Pinhole Cameras

Cyclopin: My Stereoscopic Pinhole Camera Made from a Cardboard Box

If X is good and Y is good, then X and Y combined must be even better. Out of this misguided reasoning have emerged such unholy inventions as the beer-tap hat and ice-cream fries. But sometimes, such combinations really do work – and I guess you don’t know until you try.

I’ve been obsessed with pinhole photography for a while, making my own cameras from cardboard boxes, cake-tins and the like. And last year – thanks in part to this blog – I got into stereoscopy. So I guess it was only a matter of time before I tried my hand at combining the two. Enter: the homemade stereoscopic pinhole camera.

3D Printing For My Photography Projects – By Andrea Bevacqua

A few months ago, after a bit of thinking, I bought a 3d printer. I say, “after a bit of thinking” because I did not want to spend my free time still in front of a monitor to design stuff. But, in the end, I gave in and went for a used/cheap 3d printer in order to see if it would be interesting for me. After a few months I got bored of tweaking and adjusting the old printer and I went for a brand new one… and everything changed.

Pinsta – Shoot, Develop, Enlarge – Analogue for Everyone – By Oliver New

My name is Oliver, I am 34 years old and have been a keen photographer and inventor my life so far, taking after my Dad Harry New who invented the Nova Vertical slot processor back in the 1980’s which our company Novacrylics Engineering continued to manufacture for 40 years.

I have now invented a product of my own: Pinsta, pinhole camera and mini-enlarger which develops prints internally meaning prints can be made, at home, out camping, on the bus and without any further investment in darkroom equipment… But before I get to that, a little bit of background as to why I am so happy to bringing a product like Pinsta to market.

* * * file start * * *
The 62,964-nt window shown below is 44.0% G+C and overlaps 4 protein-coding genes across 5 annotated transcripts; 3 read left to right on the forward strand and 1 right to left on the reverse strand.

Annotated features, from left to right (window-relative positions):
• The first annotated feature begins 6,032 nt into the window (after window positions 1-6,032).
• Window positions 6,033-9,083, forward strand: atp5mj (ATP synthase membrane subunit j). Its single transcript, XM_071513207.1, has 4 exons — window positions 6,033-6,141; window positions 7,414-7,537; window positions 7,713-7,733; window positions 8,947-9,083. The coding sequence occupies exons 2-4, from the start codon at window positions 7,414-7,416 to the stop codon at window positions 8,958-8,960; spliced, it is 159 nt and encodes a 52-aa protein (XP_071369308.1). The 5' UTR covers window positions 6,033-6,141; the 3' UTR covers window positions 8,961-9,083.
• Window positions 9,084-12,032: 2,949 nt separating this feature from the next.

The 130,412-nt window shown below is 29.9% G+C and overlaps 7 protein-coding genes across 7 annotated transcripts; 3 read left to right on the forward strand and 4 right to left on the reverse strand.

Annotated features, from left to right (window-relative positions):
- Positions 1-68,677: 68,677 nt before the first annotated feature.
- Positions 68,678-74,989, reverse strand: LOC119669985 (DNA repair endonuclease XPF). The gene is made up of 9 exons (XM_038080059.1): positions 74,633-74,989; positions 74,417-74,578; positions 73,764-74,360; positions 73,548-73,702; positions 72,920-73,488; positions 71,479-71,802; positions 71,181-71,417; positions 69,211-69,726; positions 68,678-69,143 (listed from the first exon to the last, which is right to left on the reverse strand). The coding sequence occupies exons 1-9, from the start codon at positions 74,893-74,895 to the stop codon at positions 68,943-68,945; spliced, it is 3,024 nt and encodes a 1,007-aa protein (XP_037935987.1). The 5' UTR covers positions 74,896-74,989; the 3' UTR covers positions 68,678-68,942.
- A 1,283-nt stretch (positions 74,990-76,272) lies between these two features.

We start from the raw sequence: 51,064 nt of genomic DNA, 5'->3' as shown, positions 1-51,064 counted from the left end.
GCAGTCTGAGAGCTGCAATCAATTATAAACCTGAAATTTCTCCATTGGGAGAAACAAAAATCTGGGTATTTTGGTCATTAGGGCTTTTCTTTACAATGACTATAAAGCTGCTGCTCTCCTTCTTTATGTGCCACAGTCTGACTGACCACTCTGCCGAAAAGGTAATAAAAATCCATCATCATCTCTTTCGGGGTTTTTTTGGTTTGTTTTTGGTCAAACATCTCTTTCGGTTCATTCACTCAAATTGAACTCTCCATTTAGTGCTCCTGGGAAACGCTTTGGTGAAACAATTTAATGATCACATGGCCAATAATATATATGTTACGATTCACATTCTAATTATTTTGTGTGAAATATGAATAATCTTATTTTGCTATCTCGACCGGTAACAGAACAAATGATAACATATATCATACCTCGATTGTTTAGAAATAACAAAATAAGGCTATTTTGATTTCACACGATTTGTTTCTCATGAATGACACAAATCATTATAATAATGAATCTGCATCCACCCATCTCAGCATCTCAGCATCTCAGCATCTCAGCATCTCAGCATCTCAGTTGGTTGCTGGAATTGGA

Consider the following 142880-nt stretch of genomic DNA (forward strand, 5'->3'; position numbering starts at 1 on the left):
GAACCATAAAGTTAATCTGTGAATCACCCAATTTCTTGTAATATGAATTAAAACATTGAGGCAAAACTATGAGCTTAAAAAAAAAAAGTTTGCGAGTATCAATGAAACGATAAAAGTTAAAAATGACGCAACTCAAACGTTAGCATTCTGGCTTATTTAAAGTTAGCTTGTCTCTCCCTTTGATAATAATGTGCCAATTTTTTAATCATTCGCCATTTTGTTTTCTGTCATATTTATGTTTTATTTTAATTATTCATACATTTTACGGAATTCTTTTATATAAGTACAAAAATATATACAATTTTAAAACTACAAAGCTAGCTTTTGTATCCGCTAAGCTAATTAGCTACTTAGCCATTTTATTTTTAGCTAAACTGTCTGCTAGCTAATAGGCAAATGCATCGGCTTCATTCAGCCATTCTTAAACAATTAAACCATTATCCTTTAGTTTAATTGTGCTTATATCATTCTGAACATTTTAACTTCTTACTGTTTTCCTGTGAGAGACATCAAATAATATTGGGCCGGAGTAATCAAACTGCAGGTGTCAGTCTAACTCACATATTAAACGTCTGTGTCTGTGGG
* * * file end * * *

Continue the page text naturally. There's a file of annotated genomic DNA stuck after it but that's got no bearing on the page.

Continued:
A Calculator for Pinhole Camera Design – by Sroyon

Two main factors determine how a pinhole camera “sees” – that is, whether its angle of view is wide, normal or tele. The first is the sensor size (throughout this post I’ll use ‘sensor’ as a general term for any photosensitive surface, including film, paper or digital sensor). The second is the focal distance (the …

A Calculator for Pinhole Camera Design – by Sroyon Read More

120 Modular Camera

Developing A Modular Pinhole Camera – By Nils Aksnes

I started making pinhole cameras for the same reason I imagine many people do – because I could! They are deceptively simple objects – after all it’s just a box with a hole in it, right! Regardless, they are capable of producing beautifully complex images.

In my early experiments I used what I could find around me – matchboxes, bits of ducting and even felted sheep’s wool. Alongside this, and armed with my trusty Ondu 135, I was learning how to produce the kind of images I wanted using pinhole cameras. I began to understand that I wanted more flexibility to shape my camera to my ideas.

After a brief diversion into creating an underwater pinhole camera (that’s another story) I set to work designing a camera which could change and adapt to new ideas.

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